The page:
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Last Updated on March 14, 2019

7 Questions to Ask in a Job Interview That Will Impress the Interviewer

7 Questions to Ask in a Job Interview That Will Impress the Interviewer

Recruiters might hold thousands of interviews in their careers and a lot of them are reporting the same thing—that most candidates play it safe with the questions they ask, or have no questions to ask in a job interview at all.

For job applicants, this approach is crazy! This is a job that you’re going to dedicate a lot of hours to and that might have a huge impact on your future career. Don’t throw away the chance to figure out if the position is perfect for you.

Here are 7 killer questions to ask in a job interview that will both impress your counterpart and give you some really useful insights into whether this job will be a dream … or a nightmare.

1. What are some challenges I might come up against this role?

A lesser candidate might ask, “what does a typical day look like in this role?” While this is a perfectly reasonable question to ask in an interview, focusing on potential challenges takes you much further because it indicates that you already are visualizing yourself in the role.

It’s impressive because it shows that you are not afraid of challenges, and you are prepared to strategize a game plan upfront to make sure you succeed if you get the job.

It can also open up a conversation about how you’ve solved problems in the past which can be a reassuring exercise for both you and the hiring manager.

How it helps you:

If you ask the interviewer to describe a typical day, you may get a vibrant picture of all the lovely things you’ll get to do in this job and all the lovely people you’ll get to do them with.

Asking about potential roadblocks means you hear the other side of the story—dysfunctional teams, internal politics, difficult clients, bootstrap budgets and so on. This can help you decide if you’re up for the challenge or whether, for the sake of your sanity, you should respectfully decline the job offer.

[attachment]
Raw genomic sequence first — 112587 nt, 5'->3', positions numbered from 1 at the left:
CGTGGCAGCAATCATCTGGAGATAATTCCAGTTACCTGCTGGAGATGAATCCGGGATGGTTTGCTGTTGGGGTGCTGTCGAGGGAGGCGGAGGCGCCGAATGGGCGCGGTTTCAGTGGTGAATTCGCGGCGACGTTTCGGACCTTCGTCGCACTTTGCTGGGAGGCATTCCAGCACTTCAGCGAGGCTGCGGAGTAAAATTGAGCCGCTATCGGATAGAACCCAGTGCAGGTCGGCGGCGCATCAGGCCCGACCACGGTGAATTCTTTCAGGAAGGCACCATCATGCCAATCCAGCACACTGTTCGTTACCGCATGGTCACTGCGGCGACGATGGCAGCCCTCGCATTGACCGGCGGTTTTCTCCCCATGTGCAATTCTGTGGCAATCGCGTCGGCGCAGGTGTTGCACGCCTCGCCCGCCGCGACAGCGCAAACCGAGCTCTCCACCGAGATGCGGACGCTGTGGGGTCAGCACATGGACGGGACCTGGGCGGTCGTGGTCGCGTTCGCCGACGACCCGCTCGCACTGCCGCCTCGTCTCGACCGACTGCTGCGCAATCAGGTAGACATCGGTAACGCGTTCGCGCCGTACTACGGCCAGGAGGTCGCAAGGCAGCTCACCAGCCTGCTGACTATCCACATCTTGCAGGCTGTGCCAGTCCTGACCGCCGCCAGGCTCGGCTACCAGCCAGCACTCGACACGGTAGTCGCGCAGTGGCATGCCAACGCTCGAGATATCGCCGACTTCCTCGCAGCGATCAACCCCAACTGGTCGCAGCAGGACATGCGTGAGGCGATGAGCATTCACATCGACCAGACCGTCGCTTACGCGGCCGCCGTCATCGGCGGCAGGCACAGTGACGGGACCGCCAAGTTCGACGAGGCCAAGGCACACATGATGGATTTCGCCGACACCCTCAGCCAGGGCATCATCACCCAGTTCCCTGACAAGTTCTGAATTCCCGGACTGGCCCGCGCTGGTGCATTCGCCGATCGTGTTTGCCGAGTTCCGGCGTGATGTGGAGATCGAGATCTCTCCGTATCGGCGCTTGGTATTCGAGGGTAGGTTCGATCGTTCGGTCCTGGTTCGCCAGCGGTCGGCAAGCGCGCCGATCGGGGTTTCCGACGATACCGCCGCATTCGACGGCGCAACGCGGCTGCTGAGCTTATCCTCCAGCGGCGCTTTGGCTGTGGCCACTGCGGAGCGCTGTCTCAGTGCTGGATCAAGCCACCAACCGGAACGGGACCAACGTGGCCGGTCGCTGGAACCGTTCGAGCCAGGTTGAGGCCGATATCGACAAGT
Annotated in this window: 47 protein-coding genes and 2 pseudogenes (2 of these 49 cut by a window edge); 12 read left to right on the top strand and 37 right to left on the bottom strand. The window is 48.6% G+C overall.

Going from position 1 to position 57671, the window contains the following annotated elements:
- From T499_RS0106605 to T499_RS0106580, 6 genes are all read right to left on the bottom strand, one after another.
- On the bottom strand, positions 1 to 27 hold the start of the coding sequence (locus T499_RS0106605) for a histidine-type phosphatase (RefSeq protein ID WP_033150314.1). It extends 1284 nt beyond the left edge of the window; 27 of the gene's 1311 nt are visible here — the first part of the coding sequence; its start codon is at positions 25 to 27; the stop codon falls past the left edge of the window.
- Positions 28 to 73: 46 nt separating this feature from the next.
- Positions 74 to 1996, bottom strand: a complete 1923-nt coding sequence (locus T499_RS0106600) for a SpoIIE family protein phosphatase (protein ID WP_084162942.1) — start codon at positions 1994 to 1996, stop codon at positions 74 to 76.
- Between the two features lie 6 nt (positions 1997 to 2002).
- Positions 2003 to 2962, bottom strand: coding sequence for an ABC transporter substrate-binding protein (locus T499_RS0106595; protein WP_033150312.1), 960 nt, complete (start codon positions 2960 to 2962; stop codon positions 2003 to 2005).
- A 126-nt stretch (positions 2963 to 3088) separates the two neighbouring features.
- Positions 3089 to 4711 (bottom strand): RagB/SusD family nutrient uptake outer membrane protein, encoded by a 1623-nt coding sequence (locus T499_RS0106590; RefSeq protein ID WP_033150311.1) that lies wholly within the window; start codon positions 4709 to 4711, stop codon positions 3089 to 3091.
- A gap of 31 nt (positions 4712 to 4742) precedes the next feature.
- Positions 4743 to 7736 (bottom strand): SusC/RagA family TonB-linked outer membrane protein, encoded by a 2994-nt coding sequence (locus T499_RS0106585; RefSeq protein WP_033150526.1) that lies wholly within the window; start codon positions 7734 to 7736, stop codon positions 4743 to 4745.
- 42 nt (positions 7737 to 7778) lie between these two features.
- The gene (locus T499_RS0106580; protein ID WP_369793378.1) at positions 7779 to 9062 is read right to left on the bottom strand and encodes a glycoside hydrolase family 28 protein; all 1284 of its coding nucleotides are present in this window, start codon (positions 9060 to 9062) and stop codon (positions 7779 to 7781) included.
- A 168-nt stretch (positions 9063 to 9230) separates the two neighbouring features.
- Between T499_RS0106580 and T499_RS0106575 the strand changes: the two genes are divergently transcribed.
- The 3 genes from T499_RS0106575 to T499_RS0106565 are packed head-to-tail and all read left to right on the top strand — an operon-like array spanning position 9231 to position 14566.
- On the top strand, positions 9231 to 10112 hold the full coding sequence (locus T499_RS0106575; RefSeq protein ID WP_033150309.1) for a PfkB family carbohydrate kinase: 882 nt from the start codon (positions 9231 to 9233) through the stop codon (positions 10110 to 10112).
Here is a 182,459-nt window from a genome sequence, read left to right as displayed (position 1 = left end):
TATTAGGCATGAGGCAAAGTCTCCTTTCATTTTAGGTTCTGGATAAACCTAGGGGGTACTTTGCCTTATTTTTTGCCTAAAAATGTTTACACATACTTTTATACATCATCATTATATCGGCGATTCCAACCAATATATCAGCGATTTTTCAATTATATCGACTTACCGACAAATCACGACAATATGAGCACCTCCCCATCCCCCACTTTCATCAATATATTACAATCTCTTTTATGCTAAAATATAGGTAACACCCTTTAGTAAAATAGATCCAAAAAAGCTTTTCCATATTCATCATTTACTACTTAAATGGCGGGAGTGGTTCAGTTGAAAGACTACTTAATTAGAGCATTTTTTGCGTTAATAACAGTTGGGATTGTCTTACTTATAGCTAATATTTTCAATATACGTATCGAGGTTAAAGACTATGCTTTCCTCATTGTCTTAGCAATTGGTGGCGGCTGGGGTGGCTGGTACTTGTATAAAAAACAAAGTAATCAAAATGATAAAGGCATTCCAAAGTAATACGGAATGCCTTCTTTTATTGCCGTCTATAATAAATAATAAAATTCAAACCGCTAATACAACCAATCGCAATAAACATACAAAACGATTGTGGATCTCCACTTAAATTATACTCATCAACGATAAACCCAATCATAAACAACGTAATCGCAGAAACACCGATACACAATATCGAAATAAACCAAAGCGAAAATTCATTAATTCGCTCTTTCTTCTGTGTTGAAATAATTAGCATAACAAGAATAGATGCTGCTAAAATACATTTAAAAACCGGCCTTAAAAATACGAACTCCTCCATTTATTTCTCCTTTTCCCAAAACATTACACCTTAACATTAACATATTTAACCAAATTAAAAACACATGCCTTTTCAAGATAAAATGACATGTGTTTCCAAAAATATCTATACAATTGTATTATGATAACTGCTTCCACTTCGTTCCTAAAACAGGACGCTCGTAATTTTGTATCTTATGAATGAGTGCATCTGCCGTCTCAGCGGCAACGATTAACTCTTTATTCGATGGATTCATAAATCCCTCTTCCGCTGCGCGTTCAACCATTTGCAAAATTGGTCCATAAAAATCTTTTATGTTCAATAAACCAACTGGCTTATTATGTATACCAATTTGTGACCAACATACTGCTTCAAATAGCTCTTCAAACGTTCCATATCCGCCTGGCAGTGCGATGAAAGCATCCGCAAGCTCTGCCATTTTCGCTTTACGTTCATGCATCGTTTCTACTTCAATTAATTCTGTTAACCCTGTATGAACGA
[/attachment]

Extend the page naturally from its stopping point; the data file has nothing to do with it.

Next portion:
2. What are the qualities of really successful people in this role?

Employers don’t want to hire someone who goes through the motions; they want to hire someone who will excel.

Asking this question shows that you care about success, too. How could they not hire you with a dragon-slayer attitude like that?

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How it helps you:

Interviewers hire people who are great people to work with, but the definition of “great people” differs from person to person.

Does this company hire and promote people with a specific attitude, approach, worth ethic or communication style? Are the most successful people in this role strong extroverts who love to talk and socialize when you are studious and reserved? Does the company reward those who work insane hours when you’re happiest in a more relaxed environment?

If so, then this may not be the right match for you.

Whatever the answer is, you can decide whether you have what it takes for the manager to be happy with your performance in this role. And if the interviewer has no idea what success looks like for this position, this is a sign to proceed with extreme caution.

3. From the research I did on your company, I noticed the culture really supports XYZ. Can you tell me more about that element of the culture and how it impacts this job role?

Of course, you could just ask “what is the culture like here? ” but then you would miss a great opportunity to show that you’ve done your research!

Interviewers give BIG bonus point to those who read up and pay attention, and you’ve just pointed out that (a) you’re diligent in your research (b) you care about the company culture and (c) you’re committed to finding a great cultural fit.

How it helps you: